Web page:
W.D. Gann – A Revolutionary Man
William Delbert Gann is one of the most mysterious traders of all time. Not much is known about his personal and trading life. Many have said that Gann was not a known figure of his time while some, like Ken Fisher have stated their open admiration for Mr. Gann. For starters, W.D. Gann is known for writing some of the best trading books of all time. Some of his books are: 45 years in Wall Street, How to make Profits in Commodities, and Truth the Stock Tape among others. Gann has feature in various lists. In Ken Fisher’s book, 100 Minds that Made Wall Street W.D. Gann is featured. He is also featured in a list of the most famous traders of all time. Apart from that, nobody knows much about his family, origin, and his trading track record. This article looks at five of the key trading rules from W.D. Gann.
#1 – Never Overtrade
Too much of everything is poisonous. I am a firm believer that overtrading is one of the most dangerous things that a trader can ever do. Overtrading involves opening and trading multiple trades on a single day. Here, you can open trades in a simultaneous way or open and close multiple trades at different times. The fact is that overtrading will lead you to a path of multiple losses. W.D. Gann believed that traders who overtraded were putting themselves in a trap. The best way to go about it is to open only a few trades per day. I recommend that you open between two and three trades on a daily basis and set realistic goals.
#2 – When in Doubt, Get out and Don’t Get in When in Doubt
Doubt is one of the most important mistakes you should try to avoid in your trading career. Before you make any trading decision, it is important to be confident of what you are doing. One way to remove the doubt is to have a trading guide. This guide, which you should backtest should help you know when to enter a trade and when to move out.
#3 – Trade Only in Active Stocks
As a trader, you are merely buying to sell. You don’t buy shares of a company because you believe that it will be good in the next 10 years. In the earnings season, you simply buy the company if you believe that its results and guidance will be good. Active stocks such as Facebook and Apple are good because of the huge movements that they have. On the other hand, inactive and illiquid companies will not make you money because of the small movements. The same is true with currencies. Instead of wasting your time in emerging markets currencies, you should focus on the major currencies such as EURUSD and GBPUSD which are relatively volatile. In commodities, you should focus on oil and not orange juice.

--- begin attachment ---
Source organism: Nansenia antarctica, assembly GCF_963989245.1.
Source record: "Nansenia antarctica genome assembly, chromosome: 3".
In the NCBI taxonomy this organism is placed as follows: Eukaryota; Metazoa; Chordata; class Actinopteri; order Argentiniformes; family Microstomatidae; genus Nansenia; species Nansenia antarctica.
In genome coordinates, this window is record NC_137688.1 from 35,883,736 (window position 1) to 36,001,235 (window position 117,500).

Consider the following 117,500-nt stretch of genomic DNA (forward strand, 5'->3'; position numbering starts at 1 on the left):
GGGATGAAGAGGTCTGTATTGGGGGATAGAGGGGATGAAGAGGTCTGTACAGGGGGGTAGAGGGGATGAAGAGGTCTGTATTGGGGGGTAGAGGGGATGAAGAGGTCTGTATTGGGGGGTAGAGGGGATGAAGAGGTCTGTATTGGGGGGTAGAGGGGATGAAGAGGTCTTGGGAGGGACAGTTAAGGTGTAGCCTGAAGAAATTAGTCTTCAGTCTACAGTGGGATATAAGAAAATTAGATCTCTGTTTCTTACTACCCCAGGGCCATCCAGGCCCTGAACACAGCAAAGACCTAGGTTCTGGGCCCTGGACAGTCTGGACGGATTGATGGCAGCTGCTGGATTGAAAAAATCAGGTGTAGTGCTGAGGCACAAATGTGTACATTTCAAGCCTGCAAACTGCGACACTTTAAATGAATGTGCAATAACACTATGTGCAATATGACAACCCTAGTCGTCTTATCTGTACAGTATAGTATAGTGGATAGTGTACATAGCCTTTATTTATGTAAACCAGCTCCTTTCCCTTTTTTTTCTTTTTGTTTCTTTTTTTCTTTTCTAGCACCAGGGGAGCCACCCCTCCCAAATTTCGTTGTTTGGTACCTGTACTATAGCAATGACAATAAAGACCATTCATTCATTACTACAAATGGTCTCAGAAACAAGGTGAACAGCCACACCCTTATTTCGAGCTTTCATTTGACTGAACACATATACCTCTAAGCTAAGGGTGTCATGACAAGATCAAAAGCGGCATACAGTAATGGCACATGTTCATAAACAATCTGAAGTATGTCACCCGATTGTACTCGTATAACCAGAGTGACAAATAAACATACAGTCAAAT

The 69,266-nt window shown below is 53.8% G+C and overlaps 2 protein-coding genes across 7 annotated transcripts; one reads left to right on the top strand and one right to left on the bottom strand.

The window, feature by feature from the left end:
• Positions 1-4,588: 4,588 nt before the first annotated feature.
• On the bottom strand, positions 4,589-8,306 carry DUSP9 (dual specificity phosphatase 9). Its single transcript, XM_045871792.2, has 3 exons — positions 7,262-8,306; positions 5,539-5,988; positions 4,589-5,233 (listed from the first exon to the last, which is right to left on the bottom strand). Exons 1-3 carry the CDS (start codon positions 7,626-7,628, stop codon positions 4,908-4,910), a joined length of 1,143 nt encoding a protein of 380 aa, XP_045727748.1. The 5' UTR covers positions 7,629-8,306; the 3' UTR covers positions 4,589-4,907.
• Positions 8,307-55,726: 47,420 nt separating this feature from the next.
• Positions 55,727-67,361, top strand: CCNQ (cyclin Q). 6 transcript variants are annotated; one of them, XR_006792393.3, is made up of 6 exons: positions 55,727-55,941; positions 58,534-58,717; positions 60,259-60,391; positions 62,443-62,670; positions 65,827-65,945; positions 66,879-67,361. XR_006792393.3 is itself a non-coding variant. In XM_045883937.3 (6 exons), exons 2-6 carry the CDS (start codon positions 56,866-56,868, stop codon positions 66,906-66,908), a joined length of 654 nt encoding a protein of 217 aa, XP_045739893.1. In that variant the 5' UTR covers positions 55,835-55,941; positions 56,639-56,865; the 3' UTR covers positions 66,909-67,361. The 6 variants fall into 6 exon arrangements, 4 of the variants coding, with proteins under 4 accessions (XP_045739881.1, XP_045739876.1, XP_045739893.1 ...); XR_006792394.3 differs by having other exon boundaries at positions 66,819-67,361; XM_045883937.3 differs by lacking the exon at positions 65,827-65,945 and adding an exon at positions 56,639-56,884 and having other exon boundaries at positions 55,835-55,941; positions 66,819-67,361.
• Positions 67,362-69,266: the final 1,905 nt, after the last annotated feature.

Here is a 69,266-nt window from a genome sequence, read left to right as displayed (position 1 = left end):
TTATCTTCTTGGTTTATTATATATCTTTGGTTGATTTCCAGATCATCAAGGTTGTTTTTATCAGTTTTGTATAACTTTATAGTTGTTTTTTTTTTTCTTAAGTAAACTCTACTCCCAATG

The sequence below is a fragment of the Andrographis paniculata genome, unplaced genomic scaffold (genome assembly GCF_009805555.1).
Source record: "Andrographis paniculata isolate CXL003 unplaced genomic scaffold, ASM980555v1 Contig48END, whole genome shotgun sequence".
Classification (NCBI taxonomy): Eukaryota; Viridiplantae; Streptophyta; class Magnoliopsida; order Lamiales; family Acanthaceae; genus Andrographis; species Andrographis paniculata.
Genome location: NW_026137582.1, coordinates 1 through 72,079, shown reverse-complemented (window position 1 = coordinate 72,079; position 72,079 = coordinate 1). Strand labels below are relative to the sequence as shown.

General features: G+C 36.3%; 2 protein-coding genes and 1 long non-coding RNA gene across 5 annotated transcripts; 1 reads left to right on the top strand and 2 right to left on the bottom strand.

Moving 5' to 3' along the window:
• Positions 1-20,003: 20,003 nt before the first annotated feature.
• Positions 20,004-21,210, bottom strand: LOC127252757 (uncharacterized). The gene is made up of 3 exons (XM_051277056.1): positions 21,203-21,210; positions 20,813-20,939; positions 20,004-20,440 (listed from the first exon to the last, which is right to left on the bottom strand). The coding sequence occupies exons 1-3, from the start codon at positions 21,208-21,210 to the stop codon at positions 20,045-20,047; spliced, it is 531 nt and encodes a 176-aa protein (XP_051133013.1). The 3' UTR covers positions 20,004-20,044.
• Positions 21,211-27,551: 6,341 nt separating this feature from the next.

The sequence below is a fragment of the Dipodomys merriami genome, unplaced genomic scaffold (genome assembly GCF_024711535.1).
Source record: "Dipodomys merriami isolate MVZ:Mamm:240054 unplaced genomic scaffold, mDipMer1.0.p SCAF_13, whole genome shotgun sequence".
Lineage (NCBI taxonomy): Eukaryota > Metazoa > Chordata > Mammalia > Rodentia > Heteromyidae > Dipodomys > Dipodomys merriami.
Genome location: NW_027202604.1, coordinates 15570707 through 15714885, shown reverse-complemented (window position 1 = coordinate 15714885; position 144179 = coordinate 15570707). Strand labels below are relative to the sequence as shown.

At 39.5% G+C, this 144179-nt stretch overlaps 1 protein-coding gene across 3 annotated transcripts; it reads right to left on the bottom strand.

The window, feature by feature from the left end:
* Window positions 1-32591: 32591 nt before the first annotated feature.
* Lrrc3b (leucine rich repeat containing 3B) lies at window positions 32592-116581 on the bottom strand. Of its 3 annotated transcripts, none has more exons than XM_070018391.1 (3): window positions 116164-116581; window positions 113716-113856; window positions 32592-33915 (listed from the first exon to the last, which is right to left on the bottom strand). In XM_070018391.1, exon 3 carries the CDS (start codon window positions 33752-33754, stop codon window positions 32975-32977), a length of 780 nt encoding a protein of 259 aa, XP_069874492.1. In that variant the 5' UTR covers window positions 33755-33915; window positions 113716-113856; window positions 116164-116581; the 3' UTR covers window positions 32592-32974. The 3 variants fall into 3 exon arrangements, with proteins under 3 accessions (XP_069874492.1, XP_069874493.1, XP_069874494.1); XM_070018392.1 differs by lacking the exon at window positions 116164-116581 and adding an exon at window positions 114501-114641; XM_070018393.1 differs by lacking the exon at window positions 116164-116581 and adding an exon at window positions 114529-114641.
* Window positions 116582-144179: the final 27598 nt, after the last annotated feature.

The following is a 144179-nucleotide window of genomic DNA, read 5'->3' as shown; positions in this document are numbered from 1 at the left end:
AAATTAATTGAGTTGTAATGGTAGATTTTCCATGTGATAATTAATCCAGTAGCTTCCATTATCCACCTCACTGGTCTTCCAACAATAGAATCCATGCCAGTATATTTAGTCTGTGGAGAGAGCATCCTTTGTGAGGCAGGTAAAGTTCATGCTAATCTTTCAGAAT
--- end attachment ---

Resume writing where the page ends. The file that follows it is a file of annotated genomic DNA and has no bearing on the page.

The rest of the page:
#4 – Divide Capital Into 10 Equal Parts and Never Risk More
In trading, the most certain thing is uncertainty. There is no certain way of predicting the market. For instance, there was no way of predicting that Switzerland would remove the peg on their currency. It was also not possible to predict that Turkey would down a Russian plane. There was also no way of predicting the Japan’s earthquakes. When such events occur, the market is affected and everyone in it becomes a victim. Therefore, W.D. Gann developed a rule of never risking 10% of capital on one trade.
#5 – Never let a Profit Run Into a Loss
This is a rule I wished I knew when I was new to trading. The mistake of letting a trade run into a loss is a major one. This is where a trader has a profiting trade and then waits for it to make more profit only to make a loss in it. To avoid this, you should ensure that you know how to take profits. Waiting for the trade to make more money will end up costing you a lot of money. A few years ago, I let a trade with a $3000 profit go down to $1400 because I was aiming for it to reach $3200.